Prior to 1970 the Saudi Government faced severe socioeconomic problems two of which were: (1) the contribution of the private sector to the gross domestic product was low, and (2) the oil revenues were the main source of the national income. As the oil revenues rapidly increased between 1972 and 1981, the government used every means at its disposal to encourage the private sector. The goal was to diversify the sources of national income in order to decrease the dependency on oil revenues as the main source of national income. To achieve this the government has provided interest-free loans to the private sector which, along with the demand, increased the gross domestic fixed-capital formation of the private sector. This study theoretically explains the phenomenal expansion of the private sector. Three models were developed from the least to the most difficult. The main principle of the models is that the expansion of the private sector is stimulated because of the low cost of capital in Saudi Arabia. Since oil revenues (the main source of government expenditures) have decreased in recent years, questions have been raised concerning the ability of the private sector to support the economy. It is argued that the demand of national and international markets will increase in the future, thus allowing the private sector to expand further. Even though the cost of capital will increase, Saudi companies will be able to compete either nationally or internationally. In addition, the competitiveness of the Saudi capital market may increase which will, in turn, benefit the Saudi economy.

  18. The effect of component efficiency and operating conditions on the 50-kW dish Stirling system in Riyadh, Saudia Arabia

    SciTech Connect (OSTI)

    Noyes, G.W. )

    1990-11-01

    This paper deals with the development of a weather data base and the performance prediction of a 50-kW dish Stirling system. An analysis of direct solar insolation data for 1985 from the site in Riyadh, Saudi Arabia was made to determine the available solar energy. A parameter study was done of the effects of component efficiencies and operating conditions on instantaneous and yearly average system efficiency using the prepared weather data. The system performance was found to be most affected by wind, mirror reflectivity, and exact placement of the receiver in the focal point of the mirror.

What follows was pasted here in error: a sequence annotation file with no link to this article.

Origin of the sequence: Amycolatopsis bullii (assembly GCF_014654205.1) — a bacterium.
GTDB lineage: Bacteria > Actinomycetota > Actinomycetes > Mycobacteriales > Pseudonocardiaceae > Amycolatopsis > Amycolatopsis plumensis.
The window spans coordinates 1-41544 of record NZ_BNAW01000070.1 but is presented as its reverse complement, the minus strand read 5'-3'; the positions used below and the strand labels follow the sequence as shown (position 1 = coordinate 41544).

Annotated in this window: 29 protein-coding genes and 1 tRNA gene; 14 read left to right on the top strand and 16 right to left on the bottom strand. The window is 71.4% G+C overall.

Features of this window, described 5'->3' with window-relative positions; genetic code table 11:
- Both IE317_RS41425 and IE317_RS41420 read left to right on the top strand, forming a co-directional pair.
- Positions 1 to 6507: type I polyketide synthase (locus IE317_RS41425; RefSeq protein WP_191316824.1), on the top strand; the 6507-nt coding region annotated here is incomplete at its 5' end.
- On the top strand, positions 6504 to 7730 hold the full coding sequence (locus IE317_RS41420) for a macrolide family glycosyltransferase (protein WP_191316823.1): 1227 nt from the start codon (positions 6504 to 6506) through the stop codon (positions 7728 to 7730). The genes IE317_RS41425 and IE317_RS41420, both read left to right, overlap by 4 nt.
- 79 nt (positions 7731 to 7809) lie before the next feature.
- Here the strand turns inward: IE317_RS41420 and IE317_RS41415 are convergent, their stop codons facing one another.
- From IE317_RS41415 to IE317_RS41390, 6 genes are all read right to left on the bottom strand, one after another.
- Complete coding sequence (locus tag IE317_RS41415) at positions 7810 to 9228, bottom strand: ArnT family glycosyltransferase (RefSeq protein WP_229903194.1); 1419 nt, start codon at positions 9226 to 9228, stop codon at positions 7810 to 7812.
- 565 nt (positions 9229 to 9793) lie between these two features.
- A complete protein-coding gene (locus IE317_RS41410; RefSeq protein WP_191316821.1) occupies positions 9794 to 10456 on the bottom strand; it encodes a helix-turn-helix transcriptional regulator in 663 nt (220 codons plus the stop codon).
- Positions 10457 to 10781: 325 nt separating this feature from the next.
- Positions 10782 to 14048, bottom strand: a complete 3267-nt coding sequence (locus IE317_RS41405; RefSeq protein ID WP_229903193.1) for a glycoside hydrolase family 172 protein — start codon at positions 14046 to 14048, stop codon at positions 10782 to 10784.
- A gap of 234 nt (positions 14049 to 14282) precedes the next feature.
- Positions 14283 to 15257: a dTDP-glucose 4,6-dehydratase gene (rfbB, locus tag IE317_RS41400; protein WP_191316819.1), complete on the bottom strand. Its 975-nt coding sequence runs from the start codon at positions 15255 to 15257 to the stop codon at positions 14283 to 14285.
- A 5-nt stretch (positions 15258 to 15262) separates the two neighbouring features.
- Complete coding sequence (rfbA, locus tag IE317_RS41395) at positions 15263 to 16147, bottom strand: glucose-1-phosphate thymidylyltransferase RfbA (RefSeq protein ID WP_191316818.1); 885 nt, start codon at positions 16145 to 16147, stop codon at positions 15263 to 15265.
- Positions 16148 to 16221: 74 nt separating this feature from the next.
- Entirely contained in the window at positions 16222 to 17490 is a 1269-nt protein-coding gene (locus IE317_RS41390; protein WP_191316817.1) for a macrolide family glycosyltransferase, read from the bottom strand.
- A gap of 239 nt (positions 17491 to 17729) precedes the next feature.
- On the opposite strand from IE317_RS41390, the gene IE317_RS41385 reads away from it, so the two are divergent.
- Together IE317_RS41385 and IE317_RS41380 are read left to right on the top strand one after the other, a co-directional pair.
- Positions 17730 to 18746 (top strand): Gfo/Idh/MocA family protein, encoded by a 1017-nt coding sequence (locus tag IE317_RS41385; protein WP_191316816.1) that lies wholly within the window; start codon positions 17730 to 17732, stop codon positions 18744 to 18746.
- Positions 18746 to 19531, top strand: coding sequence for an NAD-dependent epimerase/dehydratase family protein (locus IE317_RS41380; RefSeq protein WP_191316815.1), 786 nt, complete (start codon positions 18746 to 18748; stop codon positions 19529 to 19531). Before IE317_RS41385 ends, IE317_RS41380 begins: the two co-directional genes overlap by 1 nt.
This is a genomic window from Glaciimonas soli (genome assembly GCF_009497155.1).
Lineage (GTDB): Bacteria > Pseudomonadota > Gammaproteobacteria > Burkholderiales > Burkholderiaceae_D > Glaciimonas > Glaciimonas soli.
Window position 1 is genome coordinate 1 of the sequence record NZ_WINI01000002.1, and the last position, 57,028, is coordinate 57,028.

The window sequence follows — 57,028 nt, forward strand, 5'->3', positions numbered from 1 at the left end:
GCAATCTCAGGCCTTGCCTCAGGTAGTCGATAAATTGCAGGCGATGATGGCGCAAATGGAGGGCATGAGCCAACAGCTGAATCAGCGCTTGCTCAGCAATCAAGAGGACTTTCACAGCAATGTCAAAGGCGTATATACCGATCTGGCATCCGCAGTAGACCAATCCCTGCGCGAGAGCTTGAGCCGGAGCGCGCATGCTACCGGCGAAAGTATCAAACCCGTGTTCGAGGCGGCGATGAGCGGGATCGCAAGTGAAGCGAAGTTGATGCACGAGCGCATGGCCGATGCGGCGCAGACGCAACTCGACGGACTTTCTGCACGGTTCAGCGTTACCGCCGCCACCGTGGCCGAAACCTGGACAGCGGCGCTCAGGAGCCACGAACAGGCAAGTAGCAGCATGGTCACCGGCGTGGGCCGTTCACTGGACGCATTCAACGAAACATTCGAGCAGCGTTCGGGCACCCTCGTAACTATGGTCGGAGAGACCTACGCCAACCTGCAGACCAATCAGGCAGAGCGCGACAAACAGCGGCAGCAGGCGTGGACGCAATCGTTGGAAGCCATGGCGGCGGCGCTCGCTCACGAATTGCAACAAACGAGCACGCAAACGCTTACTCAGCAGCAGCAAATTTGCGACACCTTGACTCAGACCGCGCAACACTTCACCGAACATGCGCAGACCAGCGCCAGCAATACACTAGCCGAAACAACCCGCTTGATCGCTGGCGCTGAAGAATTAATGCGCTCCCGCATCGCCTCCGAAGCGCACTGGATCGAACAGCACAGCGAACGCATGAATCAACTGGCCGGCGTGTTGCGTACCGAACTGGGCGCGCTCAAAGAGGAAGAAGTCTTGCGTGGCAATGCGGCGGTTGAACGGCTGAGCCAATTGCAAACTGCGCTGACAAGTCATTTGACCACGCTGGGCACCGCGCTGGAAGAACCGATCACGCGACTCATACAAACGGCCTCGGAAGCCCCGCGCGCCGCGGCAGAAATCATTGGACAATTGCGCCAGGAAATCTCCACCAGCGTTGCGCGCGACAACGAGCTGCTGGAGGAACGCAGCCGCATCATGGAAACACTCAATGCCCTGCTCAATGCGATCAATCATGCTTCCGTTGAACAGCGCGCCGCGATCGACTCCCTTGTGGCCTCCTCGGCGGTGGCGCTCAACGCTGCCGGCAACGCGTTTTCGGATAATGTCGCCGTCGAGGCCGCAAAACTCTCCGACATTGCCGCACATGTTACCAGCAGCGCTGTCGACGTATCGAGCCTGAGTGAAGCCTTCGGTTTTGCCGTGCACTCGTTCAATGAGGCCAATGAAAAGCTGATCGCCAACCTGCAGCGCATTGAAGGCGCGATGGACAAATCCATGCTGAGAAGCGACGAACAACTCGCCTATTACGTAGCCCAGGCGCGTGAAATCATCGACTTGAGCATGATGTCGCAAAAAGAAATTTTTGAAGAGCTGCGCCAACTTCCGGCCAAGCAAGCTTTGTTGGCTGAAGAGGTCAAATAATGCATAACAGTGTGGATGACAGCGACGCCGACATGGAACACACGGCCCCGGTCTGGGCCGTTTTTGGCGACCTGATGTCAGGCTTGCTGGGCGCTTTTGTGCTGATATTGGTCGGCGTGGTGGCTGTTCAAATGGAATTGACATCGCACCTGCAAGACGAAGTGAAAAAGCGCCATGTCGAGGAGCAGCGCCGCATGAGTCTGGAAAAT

19. Analysis of changes in OPEC's crude oil prices, current account, and surplus investments, with emphasis upon oil-revenue purchasing power - 1973 through 1980

    SciTech Connect (OSTI)

    Tadayon, S.

    1984-01-01

    The study sought to provide a comprehensive investigation of changes in the Organisation of Petroleum Exporting Countries (OPEC) crude oil prices, current-account balance, and current-account surplus investments abroad. The study emphasized analysis and, to some extent, quantification of the real value, or purchasing power, of OPEC oil revenues. The research approach was descriptive-elemental to expand upon characteristics of variables identified for the study. Research questions were answered by direct findings for each question. The method utilized for the study included document research and statistical analyses of data derived. The aim was to obtain complete and accurate information. The study compiled documented data regarding OPEC's crude oil prices, current-account balance, and current-account surplus investments abroad and analyzed the purchasing power of oil revenues as time passed and events occurred over the eight years from 1973 through 1980.

  20. Table 5.20 Value of Crude Oil Imports From Selected Countries, 1973-2011 (Thousand Dollars )

    U.S. Energy Information Administration (EIA) Indexed Site

    0 Value of Crude Oil Imports From Selected Countries, 1973-2011 (Thousand Dollars 1) Year Persian Gulf 3 Selected OPEC 2 Countries Selected Non-OPEC 2 Countries Total 5 Kuwait Nigeria Saudi Arabia Venezuela Total OPEC 4 Canada Colombia Mexico Norway United Kingdom Total Non-OPEC 4 1973 1,729,733 W 1,486,278 904,979 753,195 5,237,483 1,947,422 W – 0 0 2,351,931 7,589,414 1974 4,419,410 W 3,347,351 1,858,788 1,309,916 11,581,515 3,314,999 0 W – 0 4,054,475 15,635,990 1975 5,169,811 W 3,457,766

  1. Microsoft PowerPoint - Saudi Arabia 2-22-10 final for distribution...

    Office of Environmental Management (EM)

    Natural gas plant liquids Net petroleum imports Source: Annual Energy Outlook 2010 Global economic health is affected by the price of oil 120 150 180 Red lines are oil price spikes ...

  2. Meeting Our Partners in Saudi Arabia and U.S. Military Forces...